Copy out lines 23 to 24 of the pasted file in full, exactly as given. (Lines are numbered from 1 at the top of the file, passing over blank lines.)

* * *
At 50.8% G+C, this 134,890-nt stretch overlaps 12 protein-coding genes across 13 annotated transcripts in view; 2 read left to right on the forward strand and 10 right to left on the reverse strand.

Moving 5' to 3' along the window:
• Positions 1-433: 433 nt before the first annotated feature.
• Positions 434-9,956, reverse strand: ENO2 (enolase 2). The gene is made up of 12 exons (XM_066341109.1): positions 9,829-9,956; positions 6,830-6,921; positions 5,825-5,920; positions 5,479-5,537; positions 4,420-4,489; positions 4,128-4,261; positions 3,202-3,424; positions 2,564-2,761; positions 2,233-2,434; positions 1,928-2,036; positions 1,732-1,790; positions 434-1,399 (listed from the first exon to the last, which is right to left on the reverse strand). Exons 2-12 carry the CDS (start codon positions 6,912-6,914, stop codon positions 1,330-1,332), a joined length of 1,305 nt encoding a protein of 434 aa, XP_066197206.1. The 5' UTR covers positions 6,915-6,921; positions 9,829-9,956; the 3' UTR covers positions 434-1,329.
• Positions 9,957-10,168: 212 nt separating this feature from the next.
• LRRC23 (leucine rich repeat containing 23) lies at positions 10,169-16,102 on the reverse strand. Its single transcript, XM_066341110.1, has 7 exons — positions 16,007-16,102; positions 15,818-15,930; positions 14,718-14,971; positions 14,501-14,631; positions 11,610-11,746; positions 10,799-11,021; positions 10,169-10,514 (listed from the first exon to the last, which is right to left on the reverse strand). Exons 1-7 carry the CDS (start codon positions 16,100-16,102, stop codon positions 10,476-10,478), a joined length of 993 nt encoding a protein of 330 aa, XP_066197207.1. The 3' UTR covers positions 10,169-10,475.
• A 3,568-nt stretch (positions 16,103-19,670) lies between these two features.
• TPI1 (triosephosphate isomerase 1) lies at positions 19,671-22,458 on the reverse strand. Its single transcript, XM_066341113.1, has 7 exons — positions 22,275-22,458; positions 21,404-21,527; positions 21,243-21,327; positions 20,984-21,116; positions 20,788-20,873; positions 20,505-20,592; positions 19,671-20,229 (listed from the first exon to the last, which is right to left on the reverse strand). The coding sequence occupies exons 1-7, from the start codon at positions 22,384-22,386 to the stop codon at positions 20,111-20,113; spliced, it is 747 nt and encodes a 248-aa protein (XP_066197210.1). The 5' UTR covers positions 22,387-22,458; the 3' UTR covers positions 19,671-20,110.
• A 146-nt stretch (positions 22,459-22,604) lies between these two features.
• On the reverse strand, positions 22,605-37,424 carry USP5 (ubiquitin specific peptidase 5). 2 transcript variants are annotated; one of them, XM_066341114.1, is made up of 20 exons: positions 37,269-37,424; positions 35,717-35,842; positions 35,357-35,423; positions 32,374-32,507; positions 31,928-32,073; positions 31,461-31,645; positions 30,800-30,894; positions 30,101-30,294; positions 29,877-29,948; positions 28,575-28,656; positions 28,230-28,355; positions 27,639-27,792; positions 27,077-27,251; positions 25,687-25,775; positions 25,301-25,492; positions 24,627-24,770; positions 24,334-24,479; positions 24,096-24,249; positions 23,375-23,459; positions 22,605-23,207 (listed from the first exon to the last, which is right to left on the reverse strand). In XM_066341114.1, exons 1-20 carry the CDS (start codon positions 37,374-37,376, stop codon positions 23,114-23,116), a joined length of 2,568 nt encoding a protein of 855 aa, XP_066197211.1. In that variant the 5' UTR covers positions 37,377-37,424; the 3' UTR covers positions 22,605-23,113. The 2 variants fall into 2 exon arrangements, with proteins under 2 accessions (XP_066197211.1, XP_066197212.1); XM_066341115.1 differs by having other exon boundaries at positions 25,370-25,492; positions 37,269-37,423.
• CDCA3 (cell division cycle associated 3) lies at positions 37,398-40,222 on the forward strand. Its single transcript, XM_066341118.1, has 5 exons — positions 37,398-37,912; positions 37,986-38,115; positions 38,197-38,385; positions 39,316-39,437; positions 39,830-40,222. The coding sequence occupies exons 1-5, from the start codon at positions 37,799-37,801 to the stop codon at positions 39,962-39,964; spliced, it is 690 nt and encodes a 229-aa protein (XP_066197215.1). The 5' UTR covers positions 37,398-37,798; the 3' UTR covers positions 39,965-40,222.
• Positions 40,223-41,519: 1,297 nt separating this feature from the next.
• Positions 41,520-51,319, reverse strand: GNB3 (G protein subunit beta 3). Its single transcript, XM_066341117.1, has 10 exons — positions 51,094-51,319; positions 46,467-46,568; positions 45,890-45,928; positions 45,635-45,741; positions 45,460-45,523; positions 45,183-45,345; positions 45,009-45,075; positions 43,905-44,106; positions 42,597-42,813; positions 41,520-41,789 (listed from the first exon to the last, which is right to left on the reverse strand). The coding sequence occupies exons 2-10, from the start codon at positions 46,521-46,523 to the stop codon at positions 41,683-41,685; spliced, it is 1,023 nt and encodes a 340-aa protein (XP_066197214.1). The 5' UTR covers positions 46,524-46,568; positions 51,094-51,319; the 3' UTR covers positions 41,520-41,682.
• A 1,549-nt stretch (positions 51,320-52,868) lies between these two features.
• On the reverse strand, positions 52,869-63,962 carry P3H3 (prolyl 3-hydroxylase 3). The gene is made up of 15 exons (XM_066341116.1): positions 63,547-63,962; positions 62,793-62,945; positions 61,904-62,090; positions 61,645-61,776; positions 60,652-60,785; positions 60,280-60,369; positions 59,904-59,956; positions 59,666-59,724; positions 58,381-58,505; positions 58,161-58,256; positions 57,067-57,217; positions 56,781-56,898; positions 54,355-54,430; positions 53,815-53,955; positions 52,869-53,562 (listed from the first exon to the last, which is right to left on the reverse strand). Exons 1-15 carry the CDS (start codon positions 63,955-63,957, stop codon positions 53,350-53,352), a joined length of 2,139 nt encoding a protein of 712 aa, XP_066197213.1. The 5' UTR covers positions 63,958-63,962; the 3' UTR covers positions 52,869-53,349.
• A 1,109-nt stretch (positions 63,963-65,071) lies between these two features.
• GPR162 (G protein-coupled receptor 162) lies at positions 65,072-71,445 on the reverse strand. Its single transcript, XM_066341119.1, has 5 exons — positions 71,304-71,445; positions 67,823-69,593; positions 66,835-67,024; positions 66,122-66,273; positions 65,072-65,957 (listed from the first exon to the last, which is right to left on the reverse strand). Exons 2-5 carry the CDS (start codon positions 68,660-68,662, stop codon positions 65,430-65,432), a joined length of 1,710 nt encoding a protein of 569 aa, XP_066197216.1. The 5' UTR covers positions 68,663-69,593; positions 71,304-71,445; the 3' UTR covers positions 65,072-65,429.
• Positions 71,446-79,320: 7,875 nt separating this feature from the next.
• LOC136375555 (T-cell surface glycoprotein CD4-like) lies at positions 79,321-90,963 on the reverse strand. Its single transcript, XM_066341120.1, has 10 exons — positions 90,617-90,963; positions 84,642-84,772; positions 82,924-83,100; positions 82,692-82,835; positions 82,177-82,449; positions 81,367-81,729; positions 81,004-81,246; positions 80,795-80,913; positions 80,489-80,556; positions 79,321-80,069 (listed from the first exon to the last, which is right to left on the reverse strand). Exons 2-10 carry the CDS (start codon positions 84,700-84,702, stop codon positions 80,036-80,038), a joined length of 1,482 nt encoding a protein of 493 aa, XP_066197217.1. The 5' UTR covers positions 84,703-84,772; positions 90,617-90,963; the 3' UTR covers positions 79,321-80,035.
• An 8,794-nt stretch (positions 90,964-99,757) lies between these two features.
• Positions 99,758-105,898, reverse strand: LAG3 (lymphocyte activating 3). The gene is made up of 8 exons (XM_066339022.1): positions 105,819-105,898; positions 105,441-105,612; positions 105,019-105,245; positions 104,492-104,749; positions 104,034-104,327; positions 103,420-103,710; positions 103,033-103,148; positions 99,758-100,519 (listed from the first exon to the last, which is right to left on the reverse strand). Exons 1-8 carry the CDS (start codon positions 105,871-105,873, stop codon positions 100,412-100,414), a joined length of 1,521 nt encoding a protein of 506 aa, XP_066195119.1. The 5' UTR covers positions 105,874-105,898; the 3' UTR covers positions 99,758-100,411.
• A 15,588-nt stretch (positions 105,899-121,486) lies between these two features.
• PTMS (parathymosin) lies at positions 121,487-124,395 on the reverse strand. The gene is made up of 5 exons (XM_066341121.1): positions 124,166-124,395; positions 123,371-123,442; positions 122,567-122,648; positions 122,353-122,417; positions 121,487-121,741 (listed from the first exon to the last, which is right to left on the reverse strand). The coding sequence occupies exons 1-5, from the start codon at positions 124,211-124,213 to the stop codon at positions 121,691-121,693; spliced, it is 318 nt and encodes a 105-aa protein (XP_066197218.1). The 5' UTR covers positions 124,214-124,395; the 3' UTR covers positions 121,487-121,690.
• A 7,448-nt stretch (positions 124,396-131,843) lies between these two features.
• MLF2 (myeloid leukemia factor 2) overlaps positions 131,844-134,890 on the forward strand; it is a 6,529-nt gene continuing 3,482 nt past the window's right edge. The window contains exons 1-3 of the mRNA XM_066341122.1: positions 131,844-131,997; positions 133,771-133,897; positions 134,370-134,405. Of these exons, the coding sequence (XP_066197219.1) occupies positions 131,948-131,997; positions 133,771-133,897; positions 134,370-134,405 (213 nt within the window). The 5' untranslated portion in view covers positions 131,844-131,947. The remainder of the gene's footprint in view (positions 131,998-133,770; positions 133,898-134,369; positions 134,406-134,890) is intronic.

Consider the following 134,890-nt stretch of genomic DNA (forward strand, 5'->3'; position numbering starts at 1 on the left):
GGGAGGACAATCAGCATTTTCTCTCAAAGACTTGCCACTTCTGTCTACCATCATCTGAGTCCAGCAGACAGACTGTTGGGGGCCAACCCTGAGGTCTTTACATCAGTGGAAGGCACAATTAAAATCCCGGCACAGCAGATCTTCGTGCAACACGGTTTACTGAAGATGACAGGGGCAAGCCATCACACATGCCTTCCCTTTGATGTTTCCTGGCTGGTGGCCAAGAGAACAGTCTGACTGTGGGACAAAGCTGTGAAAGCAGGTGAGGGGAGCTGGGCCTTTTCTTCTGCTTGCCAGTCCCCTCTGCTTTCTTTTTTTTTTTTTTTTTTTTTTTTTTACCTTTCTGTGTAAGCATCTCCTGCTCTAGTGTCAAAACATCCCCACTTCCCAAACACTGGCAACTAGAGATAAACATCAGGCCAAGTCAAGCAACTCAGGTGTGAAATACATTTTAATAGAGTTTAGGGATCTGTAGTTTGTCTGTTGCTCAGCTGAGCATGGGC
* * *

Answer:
• PTMS (parathymosin) lies at positions 121,487-124,395 on the reverse strand. The gene is made up of 5 exons (XM_066341121.1): positions 124,166-124,395; positions 123,371-123,442; positions 122,567-122,648; positions 122,353-122,417; positions 121,487-121,741 (listed from the first exon to the last, which is right to left on the reverse strand). The coding sequence occupies exons 1-5, from the start codon at positions 124,211-124,213 to the stop codon at positions 121,691-121,693; spliced, it is 318 nt and encodes a 105-aa protein (XP_066197218.1). The 5' UTR covers positions 124,214-124,395; the 3' UTR covers positions 121,487-121,690.
• A 7,448-nt stretch (positions 124,396-131,843) lies between these two features.